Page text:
- Do what the tasks ask for. Nothing more and nothing less. It was my technique to read the tasks first, then the start of the question. Finally pick out the discriminators, i.e. its late at night, a rural hospital, your talking to a consultant/intern/registrar.
- Remember your agenda may not be the same as the examiners agenda. Listen to the cues, if you get asked a question, do not dodge it, they are trying to get you marks.
- When the one minute warning goes, change tact, either thats summarising or asking if there are any other questions but you must make sure you have left the room with a consultant plan. Do not tell the intern 20 different management strategies without summarising and giving them a to do list.
- Practise, practise practise, it does become very personal and you can feel like you are always being attacked but the more stations you do the better you will be on the day answering them. Who else gets this much attention to learn while getting paid at the same time (think of the positives).
Other wise words:
- Prepare your story, get it concise and to the point. Have bloods and investigations you think maybe necessary at hand.
- Prepare to answer some of the flaws in the patient story and have a response i.e. the old abdo pain with D+V – “I agree with you it could be gastroenteritis but I am worried in this patient because his abdomen is so tender it makes this diagnosis less likely and would like your review”
- Keep the patients interests at the forefront of the discussion – “I would like you to see the patient because they need a surgical impression and differential, we can then discuss their ongoing care after you have reviewed them” or if you believe they are a slam dunk admission “In my (or our) experience these patients do poorly when not cared for by the surgical team and an intra-abdominal sepsis will be life threatening if not treated and diagnosed early whereas gastroenteritis will quickly resolve with supportive care”
- Remember these are your colleagues and likely friends outside of work. Say hello in the department, try and refer face to face (its much harder to refuse in person) – try to help where you can or bribe them with a cup of tea or biscuit (the British way – everything is better after a cup of tea)
- We often don’t tell the inpatient teams what specifically we are worried about per se. Say “ I cant exclude intra abdominal sepsis and would like your opinion”They may then say because of ‘x’’y’and ‘z’you don’t need to worry about intra-abdominal sepsis, or alternatively, turn around and say “I agree you can’t rule it out and I will see them”.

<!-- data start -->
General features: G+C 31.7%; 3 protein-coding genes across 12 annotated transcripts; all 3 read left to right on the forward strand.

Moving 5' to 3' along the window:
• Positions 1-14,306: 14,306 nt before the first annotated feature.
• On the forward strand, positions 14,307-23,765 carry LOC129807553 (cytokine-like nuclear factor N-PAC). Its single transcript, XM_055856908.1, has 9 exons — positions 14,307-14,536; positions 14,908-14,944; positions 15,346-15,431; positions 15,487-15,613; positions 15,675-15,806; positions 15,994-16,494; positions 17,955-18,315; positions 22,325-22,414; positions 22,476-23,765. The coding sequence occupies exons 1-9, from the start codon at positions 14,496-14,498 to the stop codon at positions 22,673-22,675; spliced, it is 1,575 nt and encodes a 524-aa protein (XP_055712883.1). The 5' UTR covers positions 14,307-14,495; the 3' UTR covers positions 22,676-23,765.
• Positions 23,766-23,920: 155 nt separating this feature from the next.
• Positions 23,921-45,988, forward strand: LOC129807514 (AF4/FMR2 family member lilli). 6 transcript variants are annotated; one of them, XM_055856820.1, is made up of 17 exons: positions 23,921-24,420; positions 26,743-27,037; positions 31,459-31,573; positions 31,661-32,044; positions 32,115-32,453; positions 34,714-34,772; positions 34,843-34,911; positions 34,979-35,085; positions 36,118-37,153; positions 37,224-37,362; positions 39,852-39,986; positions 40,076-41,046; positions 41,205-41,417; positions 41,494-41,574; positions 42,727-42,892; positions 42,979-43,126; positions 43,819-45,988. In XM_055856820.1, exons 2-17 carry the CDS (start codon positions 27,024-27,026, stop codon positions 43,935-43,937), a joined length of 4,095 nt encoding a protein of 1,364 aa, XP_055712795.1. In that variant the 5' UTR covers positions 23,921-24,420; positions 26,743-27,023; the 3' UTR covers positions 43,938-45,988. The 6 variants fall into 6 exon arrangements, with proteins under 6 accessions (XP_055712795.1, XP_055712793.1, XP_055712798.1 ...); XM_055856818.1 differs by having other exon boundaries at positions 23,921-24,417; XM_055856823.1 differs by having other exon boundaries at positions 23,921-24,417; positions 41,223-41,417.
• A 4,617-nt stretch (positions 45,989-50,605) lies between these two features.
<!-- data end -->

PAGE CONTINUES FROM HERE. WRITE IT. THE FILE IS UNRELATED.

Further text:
- Try to avoid the “Its departmental policy and therefore you need to admit and re-refer if required or I will speak to your boss” All you end up doing is aggravating the registrar. The subtle art of highlighting the policy without specifically being threatening is the key “I think this elderly man requires a surgical admission in the first instance, perhaps you could see them and then if it is unclear we could discuss it with your consultant or the ED consultant?”
By trying some of these steps, you hopefully avoid that chronic stress of the referral process and feel happier at work. On a separate note Phyllis recommended we all read Middlemarch by George Eliot – number 21 of all time books according to the Guardian newspaper and gives us insightful behavior into the challenges of a physician.
Lack of enjoyment at work
Feeling under appreciated, tired and stressed.
Finding yourself arguing lots
Getting annoyed with patients or staff
Instead of enjoying a drink finding you “need” a drink
In Victoria we are lucky to have the Victorian Doctors’Health Program:
VDHP provides assistance to doctors and medical students who have any of the following concerns:
- Stress and anxiety
- Substance use problems
- Mental or physical health concerns
- Any other health issue
We can listen to your problems and work with you to help you find solutions. Sometimes, even though as doctors we are very good at helping others, when it comes to helping ourselves it’s difficult to be objective and ‘see the wood for the trees’. One of the VDHP Senior Clinicians can help you untangle the mess and find a way forward.
Advice is also provided to anyone who is concerned about a doctor or medical student. This includes family, friends, colleagues, university staff and clinical staff.
Since the commencement of VDHP, we have assisted doctors and medical students presenting with numerous issues ranging from those having a mild impact on quality of life to those threatening careers and lives. VDHP deals with each individual case on its merits and offers a range of interventions.
VDHP develops individual management plans and co-ordinates treatment, including arranging appropriate referrals to external treatment providers. We conduct our service with the utmost discretion. Confidentiality is of utmost priority to VDHP. However, like all health practitioners, we are required to remain in compliance with the Health Practitioner Regulation National Law Act 2009.
If you are lucky enough not to require their help it is likely you will come across colleagues that will and helping to signpost them will be one of the most important things you ever do. Suicide in doctors is very common and it maybe easier to spot those doctors who are more vocal but it is important we ask and care for everyone in the department (including the quite ones).
If that does not inspire you just to take a quick look at the website then consider the OSCE. There is a station on the “impaired colleague”, you will need a plan on how best to support them at work and outside the agency, VDHP is a good answer and a practical solution.